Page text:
Make Bus Crash Records Public to Keep Companies Honest, State Senator Says

By Mathew Katz on August 14, 2014 4:33pm 

 The scene of a tour bus crash near Seventh Avenue and West 47th Street Aug. 5, 2014.
The scene of a tour bus crash near Seventh Avenue and West 47th Street Aug. 5, 2014.
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MIDTOWN — In the wake of a double-decker bus crash that left 14 people hurt in Times Square, an elected official is calling on the state to make all bus accident reports available to the public. 

State Sen. Brad Hoylman called for more transparency in a letter he sent on Thursday to the State Department of Transportation. He also asked the agency to investigate the safety record of Twin America, which owns both of the buses that collided in the Aug. 5 Times Square crash.

"The company’s spotty safety record raises the question of whether it’s complying with existing safety regulations, which is why I’m calling on the Department of Transportation to investigate," Hoylman said in a statement. "I’m also asking that DOT increase transparency for bus operators by expanding and disseminating accident reports so bus operators can be held accountable by the public.”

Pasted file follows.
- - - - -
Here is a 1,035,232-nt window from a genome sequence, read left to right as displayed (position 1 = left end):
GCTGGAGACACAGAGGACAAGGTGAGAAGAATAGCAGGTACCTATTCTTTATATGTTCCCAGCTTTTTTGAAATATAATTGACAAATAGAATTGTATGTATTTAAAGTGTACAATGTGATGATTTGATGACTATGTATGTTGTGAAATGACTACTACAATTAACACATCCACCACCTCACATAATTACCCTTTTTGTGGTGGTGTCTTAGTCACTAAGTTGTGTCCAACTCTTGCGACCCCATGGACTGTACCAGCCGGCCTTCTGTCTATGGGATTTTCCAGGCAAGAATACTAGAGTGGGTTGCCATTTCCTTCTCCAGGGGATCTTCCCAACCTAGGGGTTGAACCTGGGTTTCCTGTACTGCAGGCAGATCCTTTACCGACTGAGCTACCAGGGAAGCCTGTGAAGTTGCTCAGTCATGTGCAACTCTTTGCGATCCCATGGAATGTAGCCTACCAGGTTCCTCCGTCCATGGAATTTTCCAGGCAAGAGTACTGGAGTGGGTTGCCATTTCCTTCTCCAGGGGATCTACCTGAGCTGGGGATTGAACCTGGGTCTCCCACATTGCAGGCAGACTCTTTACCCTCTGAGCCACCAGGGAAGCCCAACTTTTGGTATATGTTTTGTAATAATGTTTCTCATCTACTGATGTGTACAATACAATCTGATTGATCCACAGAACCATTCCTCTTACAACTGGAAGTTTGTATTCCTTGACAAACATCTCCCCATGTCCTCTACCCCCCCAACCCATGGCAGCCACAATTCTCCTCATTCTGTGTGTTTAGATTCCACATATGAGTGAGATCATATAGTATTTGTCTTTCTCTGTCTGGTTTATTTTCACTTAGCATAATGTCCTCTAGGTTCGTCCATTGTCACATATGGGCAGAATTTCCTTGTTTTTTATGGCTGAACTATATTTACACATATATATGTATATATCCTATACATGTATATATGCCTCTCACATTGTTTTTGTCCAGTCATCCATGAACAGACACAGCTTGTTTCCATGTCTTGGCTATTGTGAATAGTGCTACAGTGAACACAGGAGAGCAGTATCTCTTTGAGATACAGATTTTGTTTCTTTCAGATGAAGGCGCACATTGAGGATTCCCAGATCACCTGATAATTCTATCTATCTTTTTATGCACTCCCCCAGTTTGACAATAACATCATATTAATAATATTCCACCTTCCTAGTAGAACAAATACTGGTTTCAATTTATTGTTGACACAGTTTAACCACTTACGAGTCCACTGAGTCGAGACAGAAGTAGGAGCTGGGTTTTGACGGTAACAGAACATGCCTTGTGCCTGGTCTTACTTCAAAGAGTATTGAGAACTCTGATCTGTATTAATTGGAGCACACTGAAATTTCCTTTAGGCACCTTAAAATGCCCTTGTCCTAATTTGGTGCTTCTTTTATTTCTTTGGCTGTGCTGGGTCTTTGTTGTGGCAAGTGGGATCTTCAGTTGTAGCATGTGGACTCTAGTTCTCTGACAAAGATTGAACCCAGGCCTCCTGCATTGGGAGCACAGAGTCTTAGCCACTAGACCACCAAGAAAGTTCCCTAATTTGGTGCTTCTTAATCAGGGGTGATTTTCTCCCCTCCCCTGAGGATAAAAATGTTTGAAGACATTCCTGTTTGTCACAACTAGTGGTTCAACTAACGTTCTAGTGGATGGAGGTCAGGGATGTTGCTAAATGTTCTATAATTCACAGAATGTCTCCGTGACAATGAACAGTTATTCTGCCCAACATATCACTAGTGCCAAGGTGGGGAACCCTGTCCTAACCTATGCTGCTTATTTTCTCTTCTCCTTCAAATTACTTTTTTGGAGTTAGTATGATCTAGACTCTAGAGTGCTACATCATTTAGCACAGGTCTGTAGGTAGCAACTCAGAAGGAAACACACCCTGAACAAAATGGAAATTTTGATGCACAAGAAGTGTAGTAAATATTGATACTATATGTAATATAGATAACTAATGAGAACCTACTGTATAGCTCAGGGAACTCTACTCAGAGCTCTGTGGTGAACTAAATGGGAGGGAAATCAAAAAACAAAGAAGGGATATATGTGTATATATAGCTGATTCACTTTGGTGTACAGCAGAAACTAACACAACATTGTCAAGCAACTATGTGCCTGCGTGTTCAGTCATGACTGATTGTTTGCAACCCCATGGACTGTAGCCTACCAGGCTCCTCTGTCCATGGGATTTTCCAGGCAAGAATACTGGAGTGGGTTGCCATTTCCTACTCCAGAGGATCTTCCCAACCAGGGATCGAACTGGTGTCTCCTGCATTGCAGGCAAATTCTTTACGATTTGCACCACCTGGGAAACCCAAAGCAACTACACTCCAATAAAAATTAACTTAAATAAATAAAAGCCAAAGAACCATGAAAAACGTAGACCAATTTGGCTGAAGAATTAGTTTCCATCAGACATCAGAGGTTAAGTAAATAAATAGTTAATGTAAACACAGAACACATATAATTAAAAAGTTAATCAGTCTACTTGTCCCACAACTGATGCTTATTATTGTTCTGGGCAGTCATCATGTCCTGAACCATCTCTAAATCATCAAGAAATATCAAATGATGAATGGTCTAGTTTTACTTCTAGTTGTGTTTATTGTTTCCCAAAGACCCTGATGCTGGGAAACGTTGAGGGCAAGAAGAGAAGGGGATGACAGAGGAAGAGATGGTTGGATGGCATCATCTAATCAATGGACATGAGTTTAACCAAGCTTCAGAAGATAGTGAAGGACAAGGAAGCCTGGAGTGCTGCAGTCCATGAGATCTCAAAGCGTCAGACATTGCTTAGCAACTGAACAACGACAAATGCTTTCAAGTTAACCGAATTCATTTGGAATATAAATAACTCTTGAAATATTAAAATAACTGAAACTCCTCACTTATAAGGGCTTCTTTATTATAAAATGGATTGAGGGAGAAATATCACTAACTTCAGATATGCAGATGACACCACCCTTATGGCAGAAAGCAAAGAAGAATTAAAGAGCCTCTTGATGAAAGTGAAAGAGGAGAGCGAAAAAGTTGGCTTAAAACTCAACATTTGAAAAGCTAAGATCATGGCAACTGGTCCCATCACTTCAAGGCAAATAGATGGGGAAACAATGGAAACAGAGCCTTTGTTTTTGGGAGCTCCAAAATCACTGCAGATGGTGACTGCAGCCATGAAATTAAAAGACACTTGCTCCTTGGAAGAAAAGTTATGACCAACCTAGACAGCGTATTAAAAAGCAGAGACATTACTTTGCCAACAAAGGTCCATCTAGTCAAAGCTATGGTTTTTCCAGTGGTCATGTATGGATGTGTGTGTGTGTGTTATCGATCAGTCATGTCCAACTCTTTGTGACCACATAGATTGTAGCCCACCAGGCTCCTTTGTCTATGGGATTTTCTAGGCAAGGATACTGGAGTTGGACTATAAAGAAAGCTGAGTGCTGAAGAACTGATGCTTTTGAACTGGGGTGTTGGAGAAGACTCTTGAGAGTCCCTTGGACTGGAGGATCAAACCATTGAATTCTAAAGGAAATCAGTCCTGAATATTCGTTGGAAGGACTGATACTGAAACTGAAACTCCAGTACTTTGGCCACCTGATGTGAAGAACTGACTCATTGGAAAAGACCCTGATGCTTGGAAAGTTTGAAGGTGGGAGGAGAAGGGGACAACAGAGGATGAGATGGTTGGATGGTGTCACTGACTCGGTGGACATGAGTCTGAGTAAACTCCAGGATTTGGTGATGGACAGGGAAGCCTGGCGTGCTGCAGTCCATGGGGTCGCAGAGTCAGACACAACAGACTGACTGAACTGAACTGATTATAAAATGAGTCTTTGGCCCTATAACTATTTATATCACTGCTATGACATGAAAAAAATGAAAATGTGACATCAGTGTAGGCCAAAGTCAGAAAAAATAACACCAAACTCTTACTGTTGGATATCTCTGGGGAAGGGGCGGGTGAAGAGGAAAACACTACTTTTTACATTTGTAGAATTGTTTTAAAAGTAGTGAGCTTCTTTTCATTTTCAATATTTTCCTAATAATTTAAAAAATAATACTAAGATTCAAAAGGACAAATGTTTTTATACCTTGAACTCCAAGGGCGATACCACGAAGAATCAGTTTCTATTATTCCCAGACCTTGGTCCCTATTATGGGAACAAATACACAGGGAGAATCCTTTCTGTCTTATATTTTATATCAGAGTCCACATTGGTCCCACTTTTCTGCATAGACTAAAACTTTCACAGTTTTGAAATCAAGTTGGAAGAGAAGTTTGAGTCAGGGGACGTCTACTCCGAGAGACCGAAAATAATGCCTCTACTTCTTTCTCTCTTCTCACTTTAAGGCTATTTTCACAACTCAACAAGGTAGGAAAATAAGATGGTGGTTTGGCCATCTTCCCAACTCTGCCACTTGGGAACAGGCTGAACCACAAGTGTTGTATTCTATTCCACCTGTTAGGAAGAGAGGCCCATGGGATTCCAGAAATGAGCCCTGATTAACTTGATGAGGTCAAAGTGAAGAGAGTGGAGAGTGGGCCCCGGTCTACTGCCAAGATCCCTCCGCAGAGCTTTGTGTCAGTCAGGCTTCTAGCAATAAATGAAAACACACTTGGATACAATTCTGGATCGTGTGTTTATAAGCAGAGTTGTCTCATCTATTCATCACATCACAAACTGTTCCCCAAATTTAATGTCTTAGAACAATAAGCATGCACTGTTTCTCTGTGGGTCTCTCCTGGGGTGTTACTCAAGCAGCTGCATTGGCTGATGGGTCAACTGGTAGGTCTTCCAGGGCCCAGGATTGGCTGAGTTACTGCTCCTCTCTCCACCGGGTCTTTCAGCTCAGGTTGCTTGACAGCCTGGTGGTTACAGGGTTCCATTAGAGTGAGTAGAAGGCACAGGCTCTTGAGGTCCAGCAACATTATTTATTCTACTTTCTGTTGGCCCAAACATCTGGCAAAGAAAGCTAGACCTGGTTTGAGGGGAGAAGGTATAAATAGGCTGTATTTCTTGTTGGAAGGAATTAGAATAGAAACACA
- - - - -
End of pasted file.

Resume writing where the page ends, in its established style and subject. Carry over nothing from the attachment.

Making the accident reports public would help consumers make informed decisions about which private bus companies they use, Hoylman said in the letter.

A spokesman for Twin America could not immediately comment on the letter. The State DOT did not immediately respond to a request for comment.

The Times Square crash occurred when a red Gray Line tour bus slammed into a CitySights NY bus near the TKTS booth at West 47th Street and Seventh Avenue. The Gray Line driver, William Dalambert, 58, was arrested by police, who accused him of being on drugs when the crash happened. He was later released after he passed blood and urine tests.

In June, a CitySights NY bus struck and seriously injured a 74-year-old woman in Greenwich village. The driver was not ticketed.

State regulations currently require the operators of double-decker tour buses to report accidents resulting in injury or death, or caused by mechanical failure, to the agency within 48 hours. In his letter, Hoylman also called for the agency to expand reporting requirements to include accidents that cause property damage.

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